The evolution of the cookie banner

Since 2018 the evolution of the cookie banner has been through dramatic changes. Here's what a cookie banner should look like in 2020.
Table of Contents

It started very simple

In the beginning… All you needed was to inform the users that they would be subjected to “cookies”, just by using your website. That sounds nice… Who doesn’t like cookies? Very simple, and nobody got any wiser.
First of all, most people have no idea what cookies are about or what they are used for, so many websites also informed their users about this technology the same way they informed about the privacy policy, by providing a link to a page on the website dedicated to explaining what cookies are about.
We expect that most people completely ignored it and went on their way. Clicked the “accept” button and continued using the website.

A simple banner with simple mechanics

Most websites quickly adopted the idea of having a cookie-banner displayed on their website, most of them consisting of a headline, a small paragraph, and the call to action button to make the annoying thing go away. Over time, users also got used to having these banners popup and quickly closing them down, like a whack-a-mole game.
Under the hood, the technical requirement also wasn’t that high. A few lines of javascript to set a cookie in the browser so the banner wouldn’t be displayed again after closing it down.

The EU said, let there be GPDR

Along came GDPR and soon to follow its much nerdier cousin, ePrivacy.
Over the past couple of years, the informational requirements of the banner, including the technical functionalities, have become much more advanced. Going from one singular button to multiple buttons, toggles, or checkboxes, and instead of minimal text to now having a legal essay explaining how the website comes in peace and do not wish to harm anyone, but would be very glad to get a like and a thumbs up to the use of cookies… Please do not decline… Pretty please!
Besides just explaining to the users that the website is setting cookies on their device, you actually need to inform them of which exact cookies are AND what their purpose is. This task can either be a walk in the park for a very simple website or a continuous pain in the… You get the point.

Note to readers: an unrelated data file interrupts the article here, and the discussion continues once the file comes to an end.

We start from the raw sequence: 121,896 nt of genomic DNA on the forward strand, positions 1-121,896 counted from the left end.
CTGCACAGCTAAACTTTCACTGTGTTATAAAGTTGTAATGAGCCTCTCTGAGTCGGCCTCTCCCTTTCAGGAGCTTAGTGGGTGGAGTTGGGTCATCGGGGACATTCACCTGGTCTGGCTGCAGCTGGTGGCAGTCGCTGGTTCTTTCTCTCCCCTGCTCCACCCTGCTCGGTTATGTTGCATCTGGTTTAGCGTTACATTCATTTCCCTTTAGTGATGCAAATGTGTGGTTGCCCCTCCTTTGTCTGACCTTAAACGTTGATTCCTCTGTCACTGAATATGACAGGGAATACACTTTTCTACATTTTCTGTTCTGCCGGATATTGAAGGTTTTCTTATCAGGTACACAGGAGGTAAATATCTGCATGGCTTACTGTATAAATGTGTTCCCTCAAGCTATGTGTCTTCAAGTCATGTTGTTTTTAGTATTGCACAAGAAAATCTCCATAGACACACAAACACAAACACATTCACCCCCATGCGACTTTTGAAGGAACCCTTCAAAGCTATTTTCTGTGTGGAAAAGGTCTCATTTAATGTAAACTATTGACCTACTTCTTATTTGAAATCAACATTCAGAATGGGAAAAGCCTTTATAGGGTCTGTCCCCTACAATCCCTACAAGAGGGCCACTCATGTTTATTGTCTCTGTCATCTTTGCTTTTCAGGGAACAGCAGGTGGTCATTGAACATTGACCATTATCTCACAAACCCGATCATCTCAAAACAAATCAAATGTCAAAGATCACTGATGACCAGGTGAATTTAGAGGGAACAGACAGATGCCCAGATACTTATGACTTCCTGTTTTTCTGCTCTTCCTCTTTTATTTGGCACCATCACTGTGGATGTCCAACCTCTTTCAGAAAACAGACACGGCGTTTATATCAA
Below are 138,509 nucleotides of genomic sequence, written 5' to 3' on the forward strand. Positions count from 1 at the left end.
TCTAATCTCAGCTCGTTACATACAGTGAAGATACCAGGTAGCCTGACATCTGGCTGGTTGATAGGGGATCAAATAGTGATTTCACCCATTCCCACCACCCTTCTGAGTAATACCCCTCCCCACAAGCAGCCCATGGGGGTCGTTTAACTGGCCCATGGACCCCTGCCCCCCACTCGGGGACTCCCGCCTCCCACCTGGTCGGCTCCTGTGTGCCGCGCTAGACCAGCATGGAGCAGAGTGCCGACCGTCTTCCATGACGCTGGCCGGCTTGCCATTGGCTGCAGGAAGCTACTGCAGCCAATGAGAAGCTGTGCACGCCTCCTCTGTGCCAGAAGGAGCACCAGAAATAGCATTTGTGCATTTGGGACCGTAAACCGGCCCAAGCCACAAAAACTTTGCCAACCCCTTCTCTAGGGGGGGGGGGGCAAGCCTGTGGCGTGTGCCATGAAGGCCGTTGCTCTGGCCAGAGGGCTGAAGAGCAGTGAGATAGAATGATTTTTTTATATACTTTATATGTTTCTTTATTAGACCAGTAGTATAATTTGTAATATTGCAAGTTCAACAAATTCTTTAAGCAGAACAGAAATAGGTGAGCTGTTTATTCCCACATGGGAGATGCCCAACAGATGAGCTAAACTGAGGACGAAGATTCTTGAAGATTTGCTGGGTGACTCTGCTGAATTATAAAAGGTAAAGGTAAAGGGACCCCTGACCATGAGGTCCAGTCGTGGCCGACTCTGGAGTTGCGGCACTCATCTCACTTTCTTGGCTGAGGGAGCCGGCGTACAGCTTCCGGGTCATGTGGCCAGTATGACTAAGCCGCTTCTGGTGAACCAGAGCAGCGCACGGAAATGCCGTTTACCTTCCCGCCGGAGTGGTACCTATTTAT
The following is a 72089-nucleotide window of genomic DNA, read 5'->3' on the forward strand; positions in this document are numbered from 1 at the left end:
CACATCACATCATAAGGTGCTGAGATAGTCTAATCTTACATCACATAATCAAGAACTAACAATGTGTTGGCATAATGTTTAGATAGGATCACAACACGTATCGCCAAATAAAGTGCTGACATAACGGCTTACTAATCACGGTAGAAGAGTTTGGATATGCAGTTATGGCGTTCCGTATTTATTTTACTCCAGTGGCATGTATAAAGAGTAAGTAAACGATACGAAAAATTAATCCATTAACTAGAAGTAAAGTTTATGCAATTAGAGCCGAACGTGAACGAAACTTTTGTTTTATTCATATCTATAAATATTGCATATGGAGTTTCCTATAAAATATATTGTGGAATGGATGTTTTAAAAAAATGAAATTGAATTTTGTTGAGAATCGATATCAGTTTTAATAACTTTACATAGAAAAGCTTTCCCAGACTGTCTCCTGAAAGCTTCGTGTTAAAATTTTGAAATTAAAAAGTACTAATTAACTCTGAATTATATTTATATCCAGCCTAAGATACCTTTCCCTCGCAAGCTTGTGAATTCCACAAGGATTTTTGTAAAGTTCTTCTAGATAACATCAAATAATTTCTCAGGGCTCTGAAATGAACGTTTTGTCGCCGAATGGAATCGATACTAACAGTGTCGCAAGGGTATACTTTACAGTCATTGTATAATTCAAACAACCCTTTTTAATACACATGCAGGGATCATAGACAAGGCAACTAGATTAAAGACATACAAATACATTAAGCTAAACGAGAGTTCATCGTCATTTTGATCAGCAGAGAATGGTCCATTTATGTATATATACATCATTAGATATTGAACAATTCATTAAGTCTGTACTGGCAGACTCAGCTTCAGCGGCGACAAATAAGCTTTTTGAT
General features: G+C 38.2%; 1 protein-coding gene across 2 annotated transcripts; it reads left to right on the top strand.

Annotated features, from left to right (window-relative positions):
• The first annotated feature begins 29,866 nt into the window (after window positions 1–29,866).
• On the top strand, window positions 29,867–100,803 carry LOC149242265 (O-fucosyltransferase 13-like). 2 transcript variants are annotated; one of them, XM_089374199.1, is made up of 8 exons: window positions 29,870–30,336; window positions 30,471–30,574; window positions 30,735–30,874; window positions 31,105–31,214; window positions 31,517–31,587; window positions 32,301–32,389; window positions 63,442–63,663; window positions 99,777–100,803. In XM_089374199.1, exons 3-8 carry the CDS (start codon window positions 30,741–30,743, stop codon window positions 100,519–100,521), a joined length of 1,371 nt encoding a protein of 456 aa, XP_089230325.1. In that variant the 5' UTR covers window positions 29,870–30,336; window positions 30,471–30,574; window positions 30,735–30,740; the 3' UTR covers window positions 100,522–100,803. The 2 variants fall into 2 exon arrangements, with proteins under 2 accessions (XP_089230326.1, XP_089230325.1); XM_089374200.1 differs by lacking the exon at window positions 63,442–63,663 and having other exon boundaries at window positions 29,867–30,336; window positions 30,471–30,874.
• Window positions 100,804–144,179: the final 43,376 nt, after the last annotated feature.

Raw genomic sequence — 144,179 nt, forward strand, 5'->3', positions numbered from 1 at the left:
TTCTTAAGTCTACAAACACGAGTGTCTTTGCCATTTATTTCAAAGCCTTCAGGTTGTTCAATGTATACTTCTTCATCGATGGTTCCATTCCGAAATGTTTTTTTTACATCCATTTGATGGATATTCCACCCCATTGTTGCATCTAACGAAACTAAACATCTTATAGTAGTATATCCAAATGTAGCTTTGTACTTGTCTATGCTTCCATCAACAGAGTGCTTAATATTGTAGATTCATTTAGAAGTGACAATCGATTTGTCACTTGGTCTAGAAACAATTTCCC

The problem is that each external service you’ve ever implemented on your website most likely sets one or more cookies. For example, Google Analytics sets over 3 different types of cookies. The same goes for Facebook Pixel.
You could, of course, manually go through all of the pages of your website, one by one, look in the developer console, write down each cookie and their associated data, research to which service they belong, and finally present a nice table of your findings to your users until the next time you do a major change on your website. You have to do it all over again… BREATH… Sound about as much fun as waiting in line at the airport, just to have your flight canceled at the gate.

Nobody wants to be first-movers

To be honest, becoming completely compliant is not a game that anyone is standing in line to sign up for. It’s a game where everyone is looking at the other guy to see if they move and think if they also should move along until local legislation forces everybody to JUMP!

Each time a legal case all across Europe comes up, the consent popup gets molded just a little bit more to include more. Do more, and each time the website needs to keep up with these legal “trends”. Oh! And did I mention the checkboxes? No, they can NOT be ticked by default. Case closed!
Old & illegal
New & legal

Illegal consent pop-up